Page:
In a voluntary confession to a sex crime, a federal prisoner received a slightly lesser sentence for the offense.
Under his plea agreement, 28-year-old Richard Garrett Staples pleaded guilty to abusive sexual contact. In November 2016, while imprisoned in Minnesota, he voluntarily disclosed the abuse from 2010 to a counselor.
"Without him, the United States would never have discovered this offense," Assistant U.S. Attorney Jonathan O'Konek told District of North Dakota Chief Judge Daniel Hovland at Staples' sentencing Tuesday in Bismarck.
O'Konek and defender Christopher Bellmore each requested a 41-month sentence for Staples, to run concurrent with his present federal sentence for sexual abuse, ending in January 2019. However, Bellmore asked for credit for five months served since Staples was arrested and relocated.
"He knowingly knew that this was going to be reported to law enforcement and that's exactly what he wanted to have happen," Bellmore said. "This conviction is something that is important to him. It will help him move on."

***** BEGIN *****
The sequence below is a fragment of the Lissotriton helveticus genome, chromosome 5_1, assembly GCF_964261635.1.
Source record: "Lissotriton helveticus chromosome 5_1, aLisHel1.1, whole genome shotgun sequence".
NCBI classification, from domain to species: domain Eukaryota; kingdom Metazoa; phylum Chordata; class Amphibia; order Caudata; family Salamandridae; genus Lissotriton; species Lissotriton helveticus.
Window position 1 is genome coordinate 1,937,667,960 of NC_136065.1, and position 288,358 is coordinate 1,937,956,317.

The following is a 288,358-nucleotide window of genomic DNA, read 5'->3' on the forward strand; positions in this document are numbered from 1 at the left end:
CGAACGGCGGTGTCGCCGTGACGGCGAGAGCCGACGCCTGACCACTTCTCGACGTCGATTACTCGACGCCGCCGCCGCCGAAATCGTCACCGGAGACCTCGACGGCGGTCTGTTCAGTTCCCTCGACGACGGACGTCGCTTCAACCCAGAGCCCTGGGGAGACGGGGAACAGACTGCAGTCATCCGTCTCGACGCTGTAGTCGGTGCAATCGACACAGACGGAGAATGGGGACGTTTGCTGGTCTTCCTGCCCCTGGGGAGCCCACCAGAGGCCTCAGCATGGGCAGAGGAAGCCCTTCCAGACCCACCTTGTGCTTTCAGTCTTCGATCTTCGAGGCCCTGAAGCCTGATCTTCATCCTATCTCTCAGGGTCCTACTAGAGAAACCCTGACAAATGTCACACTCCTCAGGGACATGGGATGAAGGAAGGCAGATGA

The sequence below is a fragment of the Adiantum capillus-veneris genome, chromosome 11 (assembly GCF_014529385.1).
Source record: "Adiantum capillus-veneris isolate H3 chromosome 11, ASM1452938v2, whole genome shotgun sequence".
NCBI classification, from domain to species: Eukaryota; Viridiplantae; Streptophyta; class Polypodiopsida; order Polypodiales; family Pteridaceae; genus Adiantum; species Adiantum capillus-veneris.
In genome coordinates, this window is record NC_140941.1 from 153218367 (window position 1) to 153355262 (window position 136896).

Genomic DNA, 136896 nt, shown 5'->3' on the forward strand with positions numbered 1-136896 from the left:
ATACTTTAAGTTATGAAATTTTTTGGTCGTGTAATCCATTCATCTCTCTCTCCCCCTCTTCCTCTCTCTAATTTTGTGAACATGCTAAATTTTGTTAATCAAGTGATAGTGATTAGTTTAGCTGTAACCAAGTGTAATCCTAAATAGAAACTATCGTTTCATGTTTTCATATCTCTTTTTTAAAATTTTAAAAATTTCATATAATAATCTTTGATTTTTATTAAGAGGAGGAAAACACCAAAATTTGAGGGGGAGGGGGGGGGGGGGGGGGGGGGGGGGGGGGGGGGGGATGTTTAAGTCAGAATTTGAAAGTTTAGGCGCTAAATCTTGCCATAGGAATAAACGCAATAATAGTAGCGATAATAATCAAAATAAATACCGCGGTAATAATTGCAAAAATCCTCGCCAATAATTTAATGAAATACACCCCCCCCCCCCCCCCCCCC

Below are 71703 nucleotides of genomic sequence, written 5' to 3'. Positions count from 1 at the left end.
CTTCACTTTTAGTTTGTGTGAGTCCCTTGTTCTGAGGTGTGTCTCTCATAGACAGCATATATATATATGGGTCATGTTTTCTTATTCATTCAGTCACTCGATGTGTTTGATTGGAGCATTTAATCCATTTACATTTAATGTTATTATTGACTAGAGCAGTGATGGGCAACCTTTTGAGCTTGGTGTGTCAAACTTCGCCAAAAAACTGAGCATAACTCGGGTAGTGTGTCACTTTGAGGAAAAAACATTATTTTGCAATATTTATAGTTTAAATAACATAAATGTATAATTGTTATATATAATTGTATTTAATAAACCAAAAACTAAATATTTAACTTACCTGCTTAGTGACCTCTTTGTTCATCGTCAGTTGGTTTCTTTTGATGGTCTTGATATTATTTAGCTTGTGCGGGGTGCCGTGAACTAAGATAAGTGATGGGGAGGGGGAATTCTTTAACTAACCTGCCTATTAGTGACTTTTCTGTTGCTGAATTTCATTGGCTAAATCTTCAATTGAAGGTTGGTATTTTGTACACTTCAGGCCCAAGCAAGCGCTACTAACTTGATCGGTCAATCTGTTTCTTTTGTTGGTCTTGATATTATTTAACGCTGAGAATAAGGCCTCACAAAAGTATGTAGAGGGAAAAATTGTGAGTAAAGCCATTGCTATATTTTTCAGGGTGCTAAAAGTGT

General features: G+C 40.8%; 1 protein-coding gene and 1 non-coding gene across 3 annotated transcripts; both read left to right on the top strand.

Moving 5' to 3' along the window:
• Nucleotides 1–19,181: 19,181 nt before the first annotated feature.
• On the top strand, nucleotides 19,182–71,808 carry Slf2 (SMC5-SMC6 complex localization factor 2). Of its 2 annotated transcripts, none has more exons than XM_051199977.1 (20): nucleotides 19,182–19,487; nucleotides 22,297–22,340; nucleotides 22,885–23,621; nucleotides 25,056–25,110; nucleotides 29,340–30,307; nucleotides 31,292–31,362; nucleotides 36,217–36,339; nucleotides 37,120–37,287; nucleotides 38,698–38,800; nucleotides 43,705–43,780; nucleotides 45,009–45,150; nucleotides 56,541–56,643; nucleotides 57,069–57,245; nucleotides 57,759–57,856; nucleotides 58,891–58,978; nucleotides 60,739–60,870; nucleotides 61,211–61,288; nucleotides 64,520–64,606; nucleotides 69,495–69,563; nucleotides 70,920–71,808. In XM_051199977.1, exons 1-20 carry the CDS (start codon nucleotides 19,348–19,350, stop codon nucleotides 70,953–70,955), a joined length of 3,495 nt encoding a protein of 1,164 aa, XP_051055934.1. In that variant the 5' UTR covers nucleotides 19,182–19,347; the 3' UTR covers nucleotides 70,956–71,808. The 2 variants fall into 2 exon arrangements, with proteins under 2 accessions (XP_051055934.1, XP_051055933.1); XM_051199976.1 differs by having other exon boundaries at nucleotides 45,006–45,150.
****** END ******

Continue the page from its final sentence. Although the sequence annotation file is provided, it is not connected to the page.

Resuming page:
Staples told Hovland he would like to move back to Bismarck one day.
"I'm just thankful for where I'm at right now and how I'm going about my life and trying to move on," he said.
Bellmore said Staples has taken advantage of treatment opportunities while in prison.
"He felt safe, safe enough to talk about this issue with sexual abuse as a defendant and as a victim," he said.
Hovland sentenced to Staples to 41 months in federal prison to run concurrent with his remaining sentence, with five years supervised release.
The 41-month sentence is a "downward departure" based on his voluntary disclosure, Hovland said, lesser than the 46-month minimum he may have faced.
Staples may have no contact with anyone younger than 18. Hovland said he will also recommend to the Federal Bureau of Prisons that Staples return to the Minnesota prison where he found treatment opportunities for mental health and sexual abuse.
"I hope that you can get the help you need, sir, so that you're not coming in and out of federal courtrooms and prisons for the rest of your life," Hovland said, also commending Staples for disclosing the abuse.
"He truly has remorse," Bellmore said.